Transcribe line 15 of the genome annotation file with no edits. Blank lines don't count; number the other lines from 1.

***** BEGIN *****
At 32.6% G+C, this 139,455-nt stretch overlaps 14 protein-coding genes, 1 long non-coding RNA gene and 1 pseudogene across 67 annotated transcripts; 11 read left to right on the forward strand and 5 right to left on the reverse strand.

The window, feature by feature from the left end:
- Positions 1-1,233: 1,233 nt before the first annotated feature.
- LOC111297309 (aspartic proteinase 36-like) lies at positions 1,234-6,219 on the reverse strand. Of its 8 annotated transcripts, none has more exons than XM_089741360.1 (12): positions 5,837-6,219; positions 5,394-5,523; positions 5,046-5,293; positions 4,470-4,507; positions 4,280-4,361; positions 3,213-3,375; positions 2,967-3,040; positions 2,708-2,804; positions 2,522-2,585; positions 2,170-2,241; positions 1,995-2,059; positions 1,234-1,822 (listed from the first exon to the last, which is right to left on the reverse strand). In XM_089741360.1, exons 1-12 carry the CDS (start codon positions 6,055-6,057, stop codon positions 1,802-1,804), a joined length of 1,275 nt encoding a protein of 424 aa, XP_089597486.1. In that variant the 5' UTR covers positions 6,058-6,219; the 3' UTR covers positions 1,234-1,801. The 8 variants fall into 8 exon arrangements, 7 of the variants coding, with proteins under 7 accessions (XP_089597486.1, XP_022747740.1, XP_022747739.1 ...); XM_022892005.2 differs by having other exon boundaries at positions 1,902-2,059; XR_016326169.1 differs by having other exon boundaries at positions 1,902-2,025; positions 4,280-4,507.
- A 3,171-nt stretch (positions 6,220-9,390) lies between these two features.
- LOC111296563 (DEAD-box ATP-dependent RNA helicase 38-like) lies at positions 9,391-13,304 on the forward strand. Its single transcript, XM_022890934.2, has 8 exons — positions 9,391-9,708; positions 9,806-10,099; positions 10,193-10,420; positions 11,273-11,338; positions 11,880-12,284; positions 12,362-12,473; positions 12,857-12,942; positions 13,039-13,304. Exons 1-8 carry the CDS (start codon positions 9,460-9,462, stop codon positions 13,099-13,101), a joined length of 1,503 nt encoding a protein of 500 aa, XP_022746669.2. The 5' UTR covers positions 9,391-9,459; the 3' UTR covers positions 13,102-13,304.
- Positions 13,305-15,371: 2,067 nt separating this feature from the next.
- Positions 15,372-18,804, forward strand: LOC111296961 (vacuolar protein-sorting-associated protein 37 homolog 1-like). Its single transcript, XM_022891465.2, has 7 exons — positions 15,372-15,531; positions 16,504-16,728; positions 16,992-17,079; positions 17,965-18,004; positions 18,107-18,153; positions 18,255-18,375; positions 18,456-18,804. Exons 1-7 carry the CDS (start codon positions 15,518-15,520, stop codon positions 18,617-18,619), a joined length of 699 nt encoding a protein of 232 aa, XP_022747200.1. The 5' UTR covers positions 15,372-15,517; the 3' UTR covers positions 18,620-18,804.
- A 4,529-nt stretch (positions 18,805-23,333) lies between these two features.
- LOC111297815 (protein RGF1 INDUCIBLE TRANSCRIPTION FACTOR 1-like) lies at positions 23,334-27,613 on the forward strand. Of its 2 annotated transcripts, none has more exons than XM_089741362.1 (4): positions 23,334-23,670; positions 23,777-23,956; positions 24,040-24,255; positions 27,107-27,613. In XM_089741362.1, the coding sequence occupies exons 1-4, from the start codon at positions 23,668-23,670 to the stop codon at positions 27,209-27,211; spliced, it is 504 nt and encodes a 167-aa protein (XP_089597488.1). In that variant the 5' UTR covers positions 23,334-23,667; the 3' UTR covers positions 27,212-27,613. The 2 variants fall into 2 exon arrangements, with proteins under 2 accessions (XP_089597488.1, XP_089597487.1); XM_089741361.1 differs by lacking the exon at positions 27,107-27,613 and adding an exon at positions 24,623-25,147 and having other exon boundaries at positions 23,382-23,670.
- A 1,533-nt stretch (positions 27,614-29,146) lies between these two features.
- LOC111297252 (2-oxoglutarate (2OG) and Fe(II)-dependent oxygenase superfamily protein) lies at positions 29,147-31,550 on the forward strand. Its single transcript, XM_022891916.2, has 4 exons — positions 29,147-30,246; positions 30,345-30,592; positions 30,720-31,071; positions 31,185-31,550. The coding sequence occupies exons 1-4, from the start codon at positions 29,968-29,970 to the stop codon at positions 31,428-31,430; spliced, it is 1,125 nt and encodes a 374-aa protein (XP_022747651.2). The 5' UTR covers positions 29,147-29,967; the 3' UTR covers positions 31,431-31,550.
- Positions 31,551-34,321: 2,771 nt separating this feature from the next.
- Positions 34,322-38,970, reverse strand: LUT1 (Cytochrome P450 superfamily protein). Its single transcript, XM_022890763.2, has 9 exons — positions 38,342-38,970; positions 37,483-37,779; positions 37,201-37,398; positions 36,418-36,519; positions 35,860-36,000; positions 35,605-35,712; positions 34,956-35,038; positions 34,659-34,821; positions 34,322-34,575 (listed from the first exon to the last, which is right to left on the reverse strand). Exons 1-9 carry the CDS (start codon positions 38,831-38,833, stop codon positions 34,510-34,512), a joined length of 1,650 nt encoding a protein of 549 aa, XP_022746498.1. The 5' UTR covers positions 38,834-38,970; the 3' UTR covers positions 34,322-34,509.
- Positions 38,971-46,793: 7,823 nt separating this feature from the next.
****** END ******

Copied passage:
- Positions 38,971-46,793: 7,823 nt separating this feature from the next.